A year later, the replacement produced white flowers. It was another Alba. What can I say…now I have two Himalayan Alba roses in the garden. I still order from this nursery but never mention how the replacement came out. I think two is enough. I ended up propagating the Paul’s Himalayan Musk myself.
It grows like a rose on steroids. The first one covered the trellis in no time and is still creeping all over the place. In one season I had to cut it down three times to keep it in order. Last year, a family of Robins decided to nest in it. The poor Robins. They built the nest at the edge of the branches, still on the trellis though. The roses grew so fast that they tipped the nest over and one egg rolled off the nest. A few weeks later after the other two had hatched, one chick fell out and was impaled by thorns. We found the last surviving chick on the ground a week later when the nest had been tipped sideways by the growing rose tendrils and promptly put it back in the nest. The Robins came back and raised that one successfully. We decided to tie the branch and pulled them back up to save the nest. We saved a chick. This year the Robins nested in the same place, but we had tied a wood ‘Robin nest box’ there in an attempt to help. To our surprise, the Robins built their nest on the roof of the box, not in it.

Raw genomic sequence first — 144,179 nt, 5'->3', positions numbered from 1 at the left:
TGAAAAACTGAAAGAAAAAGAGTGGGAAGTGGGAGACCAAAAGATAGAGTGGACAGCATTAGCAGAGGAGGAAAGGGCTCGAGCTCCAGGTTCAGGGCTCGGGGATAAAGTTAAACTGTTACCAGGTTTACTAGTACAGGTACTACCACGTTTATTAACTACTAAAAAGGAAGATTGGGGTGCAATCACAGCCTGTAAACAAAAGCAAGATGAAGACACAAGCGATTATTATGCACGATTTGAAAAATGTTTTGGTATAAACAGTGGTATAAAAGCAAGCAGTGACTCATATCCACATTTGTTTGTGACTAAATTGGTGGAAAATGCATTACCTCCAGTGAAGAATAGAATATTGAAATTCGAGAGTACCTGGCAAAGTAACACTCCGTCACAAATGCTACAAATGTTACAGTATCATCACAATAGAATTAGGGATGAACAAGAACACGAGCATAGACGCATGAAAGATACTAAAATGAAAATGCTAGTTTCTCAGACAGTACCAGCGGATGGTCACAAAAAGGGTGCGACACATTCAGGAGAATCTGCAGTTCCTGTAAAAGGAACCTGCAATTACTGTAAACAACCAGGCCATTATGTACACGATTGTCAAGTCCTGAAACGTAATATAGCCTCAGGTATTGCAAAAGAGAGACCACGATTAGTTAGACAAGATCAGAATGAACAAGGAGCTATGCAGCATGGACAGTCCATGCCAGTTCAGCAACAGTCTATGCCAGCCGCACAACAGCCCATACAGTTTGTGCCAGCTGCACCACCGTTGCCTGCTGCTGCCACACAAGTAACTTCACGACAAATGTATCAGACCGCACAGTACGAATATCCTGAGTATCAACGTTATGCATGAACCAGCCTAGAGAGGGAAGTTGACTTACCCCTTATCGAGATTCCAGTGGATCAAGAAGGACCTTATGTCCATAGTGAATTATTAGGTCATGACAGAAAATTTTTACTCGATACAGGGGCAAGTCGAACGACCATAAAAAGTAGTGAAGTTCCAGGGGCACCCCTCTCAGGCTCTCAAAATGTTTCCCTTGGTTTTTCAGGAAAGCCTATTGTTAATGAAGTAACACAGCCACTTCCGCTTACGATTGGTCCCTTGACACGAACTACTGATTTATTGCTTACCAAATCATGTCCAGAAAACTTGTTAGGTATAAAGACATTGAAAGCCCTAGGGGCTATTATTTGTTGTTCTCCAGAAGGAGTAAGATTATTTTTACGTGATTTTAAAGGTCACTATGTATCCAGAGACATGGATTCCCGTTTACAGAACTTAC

The Alba blooms only once a year. But when it blooms the whole trellis is covered with clusters of white flowers and the sound of buzzing bees. The spicy fragrance will linger in the air for a month. The perfume is similar to the invasive wild rose you see all over the place, but a little bit sweeter. I wish it would bloom all season long. Most of them have faded now. I just trimmed the branches again this year, for the second time, after the Robin babies left the nest.